The Hunt for Profitability


When constructing or evaluating a domestic stock fund portfolio, Index Fund Advisors has traditionally utilized the three-factor asset pricing model that professors Eugene Fama and Ken French introduced in the early 1990s.1 

This model states that the expected return of a broadly diversified stock portfolio — in excess of a risk-free rate — is a function of that portfolio's sensitivity or exposure to three common risk factors:

  • A market risk factor, as measured by the excess return of a broad equity market portfolio relative to a risk-free rate.
  • A size factor, as measured by the difference between the returns of a portfolio of small stocks and the returns of a portfolio of large stocks.
  • A value factor, as measured by the difference between the returns of a portfolio of high book-to-market (value) stocks and the returns of a portfolio of low book-to-market (growth) stocks.

The underlying premise of the Fama/French Three-Factor Model is that small-cap and value stocks carry higher expected returns compared to large-cap and growth stocks.

Besides these three factors, market researchers have also identified a so-called profitability premium. Simply put, this means that tilting to stocks of firms with relatively higher profit levels is a reliable way to increase a stock portfolio's expected returns. Likewise, using mutual funds and exchange-traded funds that tilt allocations to such a known premium helps IFA's Investment Committee to improve an IFA Index Portfolio's expected return in a highly quantifiable and systematic manner. 

Discovery of such an investment premium has taken time, however. The hunt to identify and accurately track profitability as a factor of a portfolio's expected return, in fact, has taken decades of testing and statistical analysis. 

Although many academics over the years explored such a topic, a paper by Fama and French that was published in 2006 stands out to us as setting the stage for establishment of the profitability premium. In this piece, the authors took a deep dive into what information could be gleaned from stock prices and investors' expectations about a firm's future profits.2

What they found was that a firm's current profitability contains information about its expected profitability over longer periods. As a result, building on their earlier three-factor model, Fama and French formally expanded that model by introducing the profitability factor.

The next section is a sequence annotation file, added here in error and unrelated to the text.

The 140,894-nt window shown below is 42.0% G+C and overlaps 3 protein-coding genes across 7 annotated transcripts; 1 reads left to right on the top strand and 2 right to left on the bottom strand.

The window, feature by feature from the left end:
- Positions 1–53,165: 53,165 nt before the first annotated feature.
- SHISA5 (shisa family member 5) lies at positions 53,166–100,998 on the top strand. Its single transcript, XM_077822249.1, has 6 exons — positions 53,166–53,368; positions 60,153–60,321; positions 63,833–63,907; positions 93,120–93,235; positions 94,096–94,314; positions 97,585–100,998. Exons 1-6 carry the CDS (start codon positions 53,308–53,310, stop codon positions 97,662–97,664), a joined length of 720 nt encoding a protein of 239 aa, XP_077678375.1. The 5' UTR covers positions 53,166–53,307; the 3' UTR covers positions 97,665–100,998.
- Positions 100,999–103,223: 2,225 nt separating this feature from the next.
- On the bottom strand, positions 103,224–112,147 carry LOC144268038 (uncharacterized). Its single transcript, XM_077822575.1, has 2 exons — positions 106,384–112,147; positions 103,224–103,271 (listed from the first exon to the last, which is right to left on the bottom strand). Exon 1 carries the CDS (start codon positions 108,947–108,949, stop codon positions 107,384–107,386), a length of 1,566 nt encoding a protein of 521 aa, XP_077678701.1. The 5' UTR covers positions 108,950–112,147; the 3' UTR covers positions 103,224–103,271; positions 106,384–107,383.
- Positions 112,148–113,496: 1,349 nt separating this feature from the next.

How powerful was this finding? Below, we've developed tables based on research by Dimensional Fund Advisors. The fund company crunched data over statistically significant periods for all four factors — market risk, value, size and profitability. It shows how exposing a portfolio to these factors raises the odds of increasing expected returns during overlapping (one-, five- and 10-year) rolling periods. 

This graphic not only compiles results for U.S. exposure to these factors going back as far as 1926, it also provides buttons to compare probabilities of increased returns in developed international and emerging markets stocks. Notice how exposure to such factors over longer rolling periods only served to improve chances that investors would capture higher returns.

The findings of Fama and French led to further research into this factor by Robert Novy-Marx, a highly cited academic researcher of empirical asset pricing. In a paper published in 2013, he concluded that profitability is a strong predictor of a company's future growth as well as of earnings and free cash flow. Of particular interest, Novy-Marx noted that adding a profitability factor worked especially well when combined with the value factor. 3

The graphic below is designed to bring greater clarity to how meaningful such a combo has proved to be over the longer haul. For example, in the 57 years beginning in 1963, a U.S. small-cap portfolio comprised of highly profitable stocks and higher book-to-market ratio (value) stocks generated average monthly returns of 1.55%. That was more than a full percentage point more than a domestic small-cap portfolio made up of less profitable stocks with lower book-to-market ratio (growth) stocks.